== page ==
Bakfark is hardly a household name, unless yours is a sixteenth-century Polish household, but Heringman’s obvious enthusiasm for his music is infectious enough. The intabulations presented here are finely abstracted from the vocal works from which they are derived and their relative formality is delicately leavened by the interspersed dance vignettes by Waissel. The presentations of the music is intriguing in its contradictions. The CD’s enigmatic title (which is in fact simply a translation of the title of one of Bakfark’s intabulations) will confound those accustomed to recordings which have titles which at least attempt to describe their contents. No matter, perhaps, as the title is omitted from the cover of the booklet altogether and Heringman’s name is in alarmingly small type, thus ensuring that his not inconsiderable track record--his recording history with Virgin, ASV and others, his performing career with everyone from the Dufay Collective to Barbara Bonney--is not capitalized upon, for good or ill. The austerely contemporary cover design positively shouts non-conformity, almost wilfully repelling those who expect their lute music to be wrapped up in a period painting and garlanded with clip-art trefoils. So much, then, for quite a lot.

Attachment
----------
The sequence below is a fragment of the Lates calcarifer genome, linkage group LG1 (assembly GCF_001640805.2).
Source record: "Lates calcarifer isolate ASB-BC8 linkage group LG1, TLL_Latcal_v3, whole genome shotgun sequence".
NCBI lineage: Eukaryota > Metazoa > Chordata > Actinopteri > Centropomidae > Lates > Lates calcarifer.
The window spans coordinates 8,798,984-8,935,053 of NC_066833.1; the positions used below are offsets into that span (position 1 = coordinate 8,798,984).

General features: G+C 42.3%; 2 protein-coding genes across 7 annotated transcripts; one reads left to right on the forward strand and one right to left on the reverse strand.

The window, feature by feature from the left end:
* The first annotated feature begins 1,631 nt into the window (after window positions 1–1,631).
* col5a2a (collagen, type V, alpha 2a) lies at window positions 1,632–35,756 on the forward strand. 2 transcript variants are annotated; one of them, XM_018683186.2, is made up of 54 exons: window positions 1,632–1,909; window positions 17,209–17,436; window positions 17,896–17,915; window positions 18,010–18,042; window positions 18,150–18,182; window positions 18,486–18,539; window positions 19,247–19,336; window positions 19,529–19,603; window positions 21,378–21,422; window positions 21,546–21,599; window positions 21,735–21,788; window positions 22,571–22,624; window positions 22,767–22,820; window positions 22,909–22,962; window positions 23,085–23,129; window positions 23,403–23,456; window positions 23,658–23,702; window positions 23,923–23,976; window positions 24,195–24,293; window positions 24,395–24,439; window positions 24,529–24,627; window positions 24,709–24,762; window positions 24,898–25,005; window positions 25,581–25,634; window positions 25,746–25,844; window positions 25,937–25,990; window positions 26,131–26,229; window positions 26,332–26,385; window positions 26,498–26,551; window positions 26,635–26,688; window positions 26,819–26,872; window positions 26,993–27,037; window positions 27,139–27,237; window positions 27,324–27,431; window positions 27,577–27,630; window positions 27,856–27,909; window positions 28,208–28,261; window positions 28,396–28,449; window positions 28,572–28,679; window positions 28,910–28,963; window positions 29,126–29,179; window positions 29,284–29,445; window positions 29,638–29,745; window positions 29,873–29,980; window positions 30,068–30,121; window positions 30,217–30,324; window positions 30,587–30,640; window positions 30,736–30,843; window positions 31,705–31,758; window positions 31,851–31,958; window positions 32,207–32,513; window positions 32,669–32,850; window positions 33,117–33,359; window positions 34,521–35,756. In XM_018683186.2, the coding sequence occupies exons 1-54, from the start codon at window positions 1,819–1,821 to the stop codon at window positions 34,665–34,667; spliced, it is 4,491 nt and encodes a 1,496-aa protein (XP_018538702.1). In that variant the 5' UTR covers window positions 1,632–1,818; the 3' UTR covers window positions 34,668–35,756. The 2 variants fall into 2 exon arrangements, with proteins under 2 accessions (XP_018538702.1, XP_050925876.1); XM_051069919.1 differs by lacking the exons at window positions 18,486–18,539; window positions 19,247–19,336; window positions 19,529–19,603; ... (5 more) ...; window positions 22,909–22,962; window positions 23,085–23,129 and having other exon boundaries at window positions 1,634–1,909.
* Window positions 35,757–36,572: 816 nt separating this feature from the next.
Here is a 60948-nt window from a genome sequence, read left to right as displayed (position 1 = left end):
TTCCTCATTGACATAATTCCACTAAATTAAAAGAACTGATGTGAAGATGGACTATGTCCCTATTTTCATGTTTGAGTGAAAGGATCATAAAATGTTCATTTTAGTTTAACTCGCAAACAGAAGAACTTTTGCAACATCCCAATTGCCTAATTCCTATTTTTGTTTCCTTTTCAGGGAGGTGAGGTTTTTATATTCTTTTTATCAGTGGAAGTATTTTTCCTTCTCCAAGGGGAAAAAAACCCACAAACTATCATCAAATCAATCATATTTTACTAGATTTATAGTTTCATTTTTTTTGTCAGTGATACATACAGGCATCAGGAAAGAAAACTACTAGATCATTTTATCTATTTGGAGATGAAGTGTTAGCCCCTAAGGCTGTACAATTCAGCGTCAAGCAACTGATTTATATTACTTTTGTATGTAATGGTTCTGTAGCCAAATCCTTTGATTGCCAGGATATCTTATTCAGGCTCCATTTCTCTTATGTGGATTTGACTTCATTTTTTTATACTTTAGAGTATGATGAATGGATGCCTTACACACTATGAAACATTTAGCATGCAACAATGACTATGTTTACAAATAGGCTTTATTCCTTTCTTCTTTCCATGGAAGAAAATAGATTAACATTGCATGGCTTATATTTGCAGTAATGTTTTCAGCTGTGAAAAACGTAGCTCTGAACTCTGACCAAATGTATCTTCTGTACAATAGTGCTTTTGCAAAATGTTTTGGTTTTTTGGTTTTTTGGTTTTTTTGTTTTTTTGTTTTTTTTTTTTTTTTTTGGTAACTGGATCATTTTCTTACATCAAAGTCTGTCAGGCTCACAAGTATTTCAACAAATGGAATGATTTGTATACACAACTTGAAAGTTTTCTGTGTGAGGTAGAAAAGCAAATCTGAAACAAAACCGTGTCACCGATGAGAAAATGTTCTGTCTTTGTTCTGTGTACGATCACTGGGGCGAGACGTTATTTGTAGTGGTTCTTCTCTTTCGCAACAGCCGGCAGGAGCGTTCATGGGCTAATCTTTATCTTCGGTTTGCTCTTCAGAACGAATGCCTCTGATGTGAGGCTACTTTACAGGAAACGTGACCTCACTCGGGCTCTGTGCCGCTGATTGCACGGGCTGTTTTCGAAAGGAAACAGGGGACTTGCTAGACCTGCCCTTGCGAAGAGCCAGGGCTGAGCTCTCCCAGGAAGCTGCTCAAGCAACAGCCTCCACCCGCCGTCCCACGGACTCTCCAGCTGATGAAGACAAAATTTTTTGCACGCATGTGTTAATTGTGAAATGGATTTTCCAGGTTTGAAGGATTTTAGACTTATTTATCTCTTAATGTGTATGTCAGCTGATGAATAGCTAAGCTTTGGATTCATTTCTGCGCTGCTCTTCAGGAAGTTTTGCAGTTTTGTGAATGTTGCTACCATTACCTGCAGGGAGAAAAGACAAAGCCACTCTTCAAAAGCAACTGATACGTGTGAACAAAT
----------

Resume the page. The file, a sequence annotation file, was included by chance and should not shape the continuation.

Within, the situation looks up. The music is brightly and lucidly recorded, although the guitar-like tone occasionally imparted to the instrument is not to my taste. The melodious, tumbling metricality of the intabulations is typical of the lute music of the period and makes for attractive listening. However, Bakfark’s works in particular display a considerable technical complexity (which Heringman fearlessly augments with the required ornamentations), such as passages which require the stopping of a single string within a unison pair.

The booklet notes are an excellent collection of informal articles on the music performed here and on the lute in general, reinforcing the impression that this recording, coming as it does from a label associated with progressive rock music, is aimed to a large extent at the non-specialist. That said, the near-total absence of both composers from the catalogue to date also suggests that specialists may also wish to seek out this item.

Roger Thomas, International Record Review, March 2000